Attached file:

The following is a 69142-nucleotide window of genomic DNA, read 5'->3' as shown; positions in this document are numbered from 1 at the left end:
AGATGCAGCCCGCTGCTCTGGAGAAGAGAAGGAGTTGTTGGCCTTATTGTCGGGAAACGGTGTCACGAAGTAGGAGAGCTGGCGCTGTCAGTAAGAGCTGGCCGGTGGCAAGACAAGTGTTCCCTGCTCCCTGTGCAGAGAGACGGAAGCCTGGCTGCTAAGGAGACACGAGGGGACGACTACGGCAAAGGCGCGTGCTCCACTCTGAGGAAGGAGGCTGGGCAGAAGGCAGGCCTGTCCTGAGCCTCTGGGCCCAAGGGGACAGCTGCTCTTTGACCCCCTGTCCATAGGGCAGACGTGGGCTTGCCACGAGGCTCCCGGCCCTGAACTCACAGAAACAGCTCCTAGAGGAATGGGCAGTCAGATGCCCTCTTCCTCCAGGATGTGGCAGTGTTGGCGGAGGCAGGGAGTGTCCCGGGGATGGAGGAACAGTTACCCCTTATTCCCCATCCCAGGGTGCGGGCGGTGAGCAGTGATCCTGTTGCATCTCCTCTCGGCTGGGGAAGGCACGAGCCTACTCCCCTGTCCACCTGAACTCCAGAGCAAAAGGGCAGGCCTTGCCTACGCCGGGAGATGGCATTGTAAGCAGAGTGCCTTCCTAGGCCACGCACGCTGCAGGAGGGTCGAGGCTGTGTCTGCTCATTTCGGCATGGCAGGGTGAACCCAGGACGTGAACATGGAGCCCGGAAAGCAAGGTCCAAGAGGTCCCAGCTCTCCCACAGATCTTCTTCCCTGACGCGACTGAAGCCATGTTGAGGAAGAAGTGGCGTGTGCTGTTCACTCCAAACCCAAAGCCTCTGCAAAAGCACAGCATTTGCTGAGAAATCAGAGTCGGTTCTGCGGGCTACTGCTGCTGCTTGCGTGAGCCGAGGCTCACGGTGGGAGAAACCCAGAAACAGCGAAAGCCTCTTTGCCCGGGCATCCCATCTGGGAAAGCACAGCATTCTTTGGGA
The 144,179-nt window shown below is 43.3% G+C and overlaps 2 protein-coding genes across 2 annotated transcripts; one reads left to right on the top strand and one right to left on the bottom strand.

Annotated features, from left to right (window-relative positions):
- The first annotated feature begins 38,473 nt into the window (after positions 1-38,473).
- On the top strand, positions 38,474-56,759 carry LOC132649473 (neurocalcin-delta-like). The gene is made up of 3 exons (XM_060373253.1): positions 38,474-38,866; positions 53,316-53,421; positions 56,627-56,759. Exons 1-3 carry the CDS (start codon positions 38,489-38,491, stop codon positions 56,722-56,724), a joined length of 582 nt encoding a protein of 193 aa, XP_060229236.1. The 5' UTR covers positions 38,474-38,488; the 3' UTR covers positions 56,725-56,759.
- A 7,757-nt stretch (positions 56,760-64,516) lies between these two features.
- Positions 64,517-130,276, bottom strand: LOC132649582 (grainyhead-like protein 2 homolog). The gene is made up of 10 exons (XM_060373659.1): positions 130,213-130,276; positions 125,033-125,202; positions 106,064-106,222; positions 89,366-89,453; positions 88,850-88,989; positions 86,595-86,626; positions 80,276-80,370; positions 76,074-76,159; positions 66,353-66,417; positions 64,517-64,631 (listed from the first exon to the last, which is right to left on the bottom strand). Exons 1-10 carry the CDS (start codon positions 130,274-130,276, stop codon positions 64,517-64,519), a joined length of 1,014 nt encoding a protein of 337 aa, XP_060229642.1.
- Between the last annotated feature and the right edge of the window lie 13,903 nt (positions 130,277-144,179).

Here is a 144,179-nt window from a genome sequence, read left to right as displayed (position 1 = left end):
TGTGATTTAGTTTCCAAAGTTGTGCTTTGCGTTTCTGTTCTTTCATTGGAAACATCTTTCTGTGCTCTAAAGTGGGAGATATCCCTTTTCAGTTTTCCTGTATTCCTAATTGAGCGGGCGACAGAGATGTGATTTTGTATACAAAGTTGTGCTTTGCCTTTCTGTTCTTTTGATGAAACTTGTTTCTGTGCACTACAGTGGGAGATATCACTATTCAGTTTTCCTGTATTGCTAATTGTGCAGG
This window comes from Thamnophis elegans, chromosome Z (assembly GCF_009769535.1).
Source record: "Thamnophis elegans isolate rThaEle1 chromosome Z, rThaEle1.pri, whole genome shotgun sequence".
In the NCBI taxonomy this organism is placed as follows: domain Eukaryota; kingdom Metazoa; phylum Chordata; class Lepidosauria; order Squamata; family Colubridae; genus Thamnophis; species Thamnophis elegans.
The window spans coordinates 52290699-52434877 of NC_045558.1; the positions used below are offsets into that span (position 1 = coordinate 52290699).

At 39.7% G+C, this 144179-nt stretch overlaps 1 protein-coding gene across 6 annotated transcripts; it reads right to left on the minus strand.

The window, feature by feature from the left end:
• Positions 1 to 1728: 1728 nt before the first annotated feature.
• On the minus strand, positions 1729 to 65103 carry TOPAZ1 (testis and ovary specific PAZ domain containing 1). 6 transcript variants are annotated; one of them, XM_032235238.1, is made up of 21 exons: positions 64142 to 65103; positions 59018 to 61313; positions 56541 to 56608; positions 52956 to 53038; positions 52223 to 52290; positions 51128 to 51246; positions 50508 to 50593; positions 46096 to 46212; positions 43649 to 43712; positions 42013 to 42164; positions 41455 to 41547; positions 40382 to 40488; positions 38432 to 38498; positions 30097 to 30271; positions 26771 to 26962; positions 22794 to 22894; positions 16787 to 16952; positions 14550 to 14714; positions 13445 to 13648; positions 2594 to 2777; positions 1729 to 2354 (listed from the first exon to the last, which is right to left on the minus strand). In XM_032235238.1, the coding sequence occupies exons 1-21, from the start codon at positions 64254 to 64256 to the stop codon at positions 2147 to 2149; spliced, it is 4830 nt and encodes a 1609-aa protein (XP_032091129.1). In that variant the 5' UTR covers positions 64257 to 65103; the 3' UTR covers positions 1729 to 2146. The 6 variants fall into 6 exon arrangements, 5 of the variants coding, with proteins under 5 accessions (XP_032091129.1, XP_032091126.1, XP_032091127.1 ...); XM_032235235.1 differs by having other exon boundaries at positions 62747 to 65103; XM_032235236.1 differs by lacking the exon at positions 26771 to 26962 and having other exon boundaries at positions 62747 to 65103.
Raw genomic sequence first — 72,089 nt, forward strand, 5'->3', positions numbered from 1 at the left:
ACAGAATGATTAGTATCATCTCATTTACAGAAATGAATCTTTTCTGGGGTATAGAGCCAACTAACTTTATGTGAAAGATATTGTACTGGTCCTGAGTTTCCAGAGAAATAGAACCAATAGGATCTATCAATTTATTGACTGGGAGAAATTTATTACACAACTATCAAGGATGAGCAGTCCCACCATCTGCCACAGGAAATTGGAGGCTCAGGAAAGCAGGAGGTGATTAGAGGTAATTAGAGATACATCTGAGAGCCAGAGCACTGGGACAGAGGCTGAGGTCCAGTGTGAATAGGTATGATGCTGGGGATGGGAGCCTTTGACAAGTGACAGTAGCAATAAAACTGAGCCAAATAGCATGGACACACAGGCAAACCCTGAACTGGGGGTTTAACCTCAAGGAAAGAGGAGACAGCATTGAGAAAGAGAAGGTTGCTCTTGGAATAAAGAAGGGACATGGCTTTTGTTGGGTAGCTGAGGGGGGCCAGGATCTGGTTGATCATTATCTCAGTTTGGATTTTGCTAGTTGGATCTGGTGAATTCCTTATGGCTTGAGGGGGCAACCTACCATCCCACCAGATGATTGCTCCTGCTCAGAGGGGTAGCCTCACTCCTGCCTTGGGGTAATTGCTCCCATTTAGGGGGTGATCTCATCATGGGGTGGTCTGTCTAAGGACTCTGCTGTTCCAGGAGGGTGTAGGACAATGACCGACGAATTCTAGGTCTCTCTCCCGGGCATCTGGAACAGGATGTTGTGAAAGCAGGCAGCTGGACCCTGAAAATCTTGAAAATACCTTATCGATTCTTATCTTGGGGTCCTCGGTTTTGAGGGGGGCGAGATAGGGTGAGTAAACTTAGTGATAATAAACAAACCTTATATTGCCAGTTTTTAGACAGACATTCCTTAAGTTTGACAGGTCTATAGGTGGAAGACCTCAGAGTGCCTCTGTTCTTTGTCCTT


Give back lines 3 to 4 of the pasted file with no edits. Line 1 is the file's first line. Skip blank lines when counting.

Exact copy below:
The 144,179-nt window shown below is 43.3% G+C and overlaps 2 protein-coding genes across 2 annotated transcripts; one reads left to right on the top strand and one right to left on the bottom strand.

Annotated features, from left to right (window-relative positions):